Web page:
Why Bricks-And-Mortar Retailers Still Have A Chance Against E-Commerce 'Pure-Plays'


BII Millennial Showrooming


Among bricks-and-mortar retailers, there has been much hand-wringing over 'showrooming' - consumers armed with smartphones who enter a physical store to look at products, then use their phone to find it online for a better price.


Showrooming is only the latest scourge for bricks-and-mortar retailers that are struggling to eek out margins as more consumers shop online.

But now a recent report from BI Intelligence finds that retailers have discovered "reverse showrooming," or "webrooming," which is when consumers go online to research products, but then head to a bricks-and-mortar store to complete their purchase.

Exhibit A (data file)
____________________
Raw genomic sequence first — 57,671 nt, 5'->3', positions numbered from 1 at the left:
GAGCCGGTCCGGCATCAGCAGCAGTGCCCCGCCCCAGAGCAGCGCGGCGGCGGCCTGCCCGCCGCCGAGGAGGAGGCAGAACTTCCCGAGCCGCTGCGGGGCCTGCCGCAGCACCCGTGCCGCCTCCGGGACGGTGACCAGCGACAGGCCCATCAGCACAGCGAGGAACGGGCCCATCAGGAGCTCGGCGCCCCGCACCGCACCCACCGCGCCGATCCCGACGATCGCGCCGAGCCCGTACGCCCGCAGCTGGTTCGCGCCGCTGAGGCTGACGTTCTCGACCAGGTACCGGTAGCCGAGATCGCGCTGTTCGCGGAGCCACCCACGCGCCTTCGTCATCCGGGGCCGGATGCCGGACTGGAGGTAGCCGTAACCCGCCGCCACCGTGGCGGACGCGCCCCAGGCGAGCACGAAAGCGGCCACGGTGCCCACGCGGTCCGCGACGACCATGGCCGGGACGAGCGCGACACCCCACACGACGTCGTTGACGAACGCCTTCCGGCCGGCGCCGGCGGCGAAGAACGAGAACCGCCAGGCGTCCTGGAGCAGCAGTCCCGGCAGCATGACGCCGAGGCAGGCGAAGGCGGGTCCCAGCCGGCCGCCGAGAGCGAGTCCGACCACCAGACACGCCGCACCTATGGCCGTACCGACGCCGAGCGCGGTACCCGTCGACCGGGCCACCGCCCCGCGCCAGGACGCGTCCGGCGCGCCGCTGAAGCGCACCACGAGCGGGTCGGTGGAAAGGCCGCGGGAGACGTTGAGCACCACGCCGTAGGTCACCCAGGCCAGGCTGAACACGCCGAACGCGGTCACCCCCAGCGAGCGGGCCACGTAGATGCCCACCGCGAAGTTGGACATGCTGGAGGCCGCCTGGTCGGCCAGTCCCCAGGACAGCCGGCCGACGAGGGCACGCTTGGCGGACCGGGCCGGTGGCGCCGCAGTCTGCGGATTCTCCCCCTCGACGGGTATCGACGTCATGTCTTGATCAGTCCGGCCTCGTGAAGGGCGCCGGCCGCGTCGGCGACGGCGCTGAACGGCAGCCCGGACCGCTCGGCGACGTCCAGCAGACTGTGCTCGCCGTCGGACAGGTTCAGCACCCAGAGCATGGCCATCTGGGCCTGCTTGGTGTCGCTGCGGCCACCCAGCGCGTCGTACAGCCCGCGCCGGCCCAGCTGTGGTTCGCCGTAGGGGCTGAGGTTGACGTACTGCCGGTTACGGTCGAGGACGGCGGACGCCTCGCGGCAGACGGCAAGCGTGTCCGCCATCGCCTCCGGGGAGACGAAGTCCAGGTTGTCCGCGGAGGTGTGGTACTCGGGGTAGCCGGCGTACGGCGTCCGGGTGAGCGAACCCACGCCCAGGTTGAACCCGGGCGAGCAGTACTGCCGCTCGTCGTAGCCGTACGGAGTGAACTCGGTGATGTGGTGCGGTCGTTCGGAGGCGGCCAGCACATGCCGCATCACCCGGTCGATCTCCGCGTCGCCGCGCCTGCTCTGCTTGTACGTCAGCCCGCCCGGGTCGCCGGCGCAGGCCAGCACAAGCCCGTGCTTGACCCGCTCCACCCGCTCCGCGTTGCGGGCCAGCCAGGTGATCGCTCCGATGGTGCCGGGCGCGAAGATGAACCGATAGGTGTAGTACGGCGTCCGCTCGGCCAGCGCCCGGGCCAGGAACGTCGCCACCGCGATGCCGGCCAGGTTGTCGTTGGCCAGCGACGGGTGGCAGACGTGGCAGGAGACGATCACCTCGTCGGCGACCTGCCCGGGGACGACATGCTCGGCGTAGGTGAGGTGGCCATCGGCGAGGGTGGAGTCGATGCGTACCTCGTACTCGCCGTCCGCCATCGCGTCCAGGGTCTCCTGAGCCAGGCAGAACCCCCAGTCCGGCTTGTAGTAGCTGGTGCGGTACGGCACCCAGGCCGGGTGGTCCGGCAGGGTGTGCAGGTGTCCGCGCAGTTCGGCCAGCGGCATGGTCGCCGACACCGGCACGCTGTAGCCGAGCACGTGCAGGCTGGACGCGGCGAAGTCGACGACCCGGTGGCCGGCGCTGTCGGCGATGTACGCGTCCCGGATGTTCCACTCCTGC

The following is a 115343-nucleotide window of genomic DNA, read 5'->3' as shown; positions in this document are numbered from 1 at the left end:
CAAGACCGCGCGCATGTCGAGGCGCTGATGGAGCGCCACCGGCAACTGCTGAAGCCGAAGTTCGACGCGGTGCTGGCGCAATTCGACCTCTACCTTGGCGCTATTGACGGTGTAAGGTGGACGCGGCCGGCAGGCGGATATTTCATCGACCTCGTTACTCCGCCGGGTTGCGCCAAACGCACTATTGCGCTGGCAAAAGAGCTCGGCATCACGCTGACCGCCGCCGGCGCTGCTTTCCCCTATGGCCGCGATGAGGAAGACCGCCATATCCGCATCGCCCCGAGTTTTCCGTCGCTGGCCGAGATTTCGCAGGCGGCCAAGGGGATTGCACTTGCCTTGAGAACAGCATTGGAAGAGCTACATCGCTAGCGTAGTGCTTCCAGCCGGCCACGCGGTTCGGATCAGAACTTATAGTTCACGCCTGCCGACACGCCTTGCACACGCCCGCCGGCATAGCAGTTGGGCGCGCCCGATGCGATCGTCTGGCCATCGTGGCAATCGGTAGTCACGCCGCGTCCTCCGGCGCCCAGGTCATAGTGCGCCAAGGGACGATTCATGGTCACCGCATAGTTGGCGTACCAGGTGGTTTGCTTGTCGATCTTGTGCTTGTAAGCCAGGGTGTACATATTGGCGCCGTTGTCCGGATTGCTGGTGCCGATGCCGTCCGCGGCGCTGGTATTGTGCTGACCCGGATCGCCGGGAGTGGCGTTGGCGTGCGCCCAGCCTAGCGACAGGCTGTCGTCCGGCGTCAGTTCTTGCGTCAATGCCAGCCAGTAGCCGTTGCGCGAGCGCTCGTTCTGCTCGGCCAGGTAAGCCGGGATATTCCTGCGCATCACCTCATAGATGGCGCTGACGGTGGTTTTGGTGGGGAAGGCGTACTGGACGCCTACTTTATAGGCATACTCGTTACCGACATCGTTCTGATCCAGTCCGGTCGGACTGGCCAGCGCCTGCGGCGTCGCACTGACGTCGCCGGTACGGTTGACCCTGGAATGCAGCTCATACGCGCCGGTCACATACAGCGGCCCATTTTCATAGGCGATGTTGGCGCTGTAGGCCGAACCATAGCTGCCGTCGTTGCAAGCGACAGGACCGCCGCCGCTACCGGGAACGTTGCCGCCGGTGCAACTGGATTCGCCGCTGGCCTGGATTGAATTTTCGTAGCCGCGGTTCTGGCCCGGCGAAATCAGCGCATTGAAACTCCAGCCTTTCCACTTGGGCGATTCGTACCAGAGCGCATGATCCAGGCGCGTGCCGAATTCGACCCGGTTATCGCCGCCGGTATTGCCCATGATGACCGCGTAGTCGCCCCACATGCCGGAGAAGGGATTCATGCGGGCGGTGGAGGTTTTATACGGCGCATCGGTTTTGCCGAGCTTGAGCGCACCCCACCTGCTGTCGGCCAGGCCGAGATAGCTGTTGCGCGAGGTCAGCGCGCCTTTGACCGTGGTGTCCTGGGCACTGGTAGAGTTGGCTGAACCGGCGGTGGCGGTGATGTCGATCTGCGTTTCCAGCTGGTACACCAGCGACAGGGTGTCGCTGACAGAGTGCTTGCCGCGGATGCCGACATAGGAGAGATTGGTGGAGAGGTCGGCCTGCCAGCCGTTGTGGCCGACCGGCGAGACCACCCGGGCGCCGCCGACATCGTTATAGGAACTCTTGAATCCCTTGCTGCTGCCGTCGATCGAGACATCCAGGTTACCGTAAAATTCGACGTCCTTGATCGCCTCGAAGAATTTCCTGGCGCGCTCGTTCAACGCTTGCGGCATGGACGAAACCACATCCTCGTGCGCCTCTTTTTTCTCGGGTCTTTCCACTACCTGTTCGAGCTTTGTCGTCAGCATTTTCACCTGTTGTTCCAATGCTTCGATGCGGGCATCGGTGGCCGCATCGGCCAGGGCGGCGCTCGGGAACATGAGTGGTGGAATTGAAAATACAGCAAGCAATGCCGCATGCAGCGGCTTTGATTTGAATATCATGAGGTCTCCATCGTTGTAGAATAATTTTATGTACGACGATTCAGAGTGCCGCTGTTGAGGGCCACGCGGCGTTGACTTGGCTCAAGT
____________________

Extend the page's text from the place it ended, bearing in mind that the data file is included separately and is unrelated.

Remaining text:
Reverse showrooming is actually nothing new. Since the early days of online shopping, more people have researched their shopping online than have actually bought there.

What has changed is that retailers have begun to identify the reverse showrooming trend and the opportunity it offers to them, and they are now working to actively capture those sales.


In the report, we examine the numbers behind showrooming and reverse showrooming, what's driving each trend, and what the different showrooming behaviors look like. We also look at what in-store advantages retailers have, and what they are doing both to capture in-store sales from reverse showroomers and to drive up purchases across channels.

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Here are some of the key points from the report:

In full, the report:

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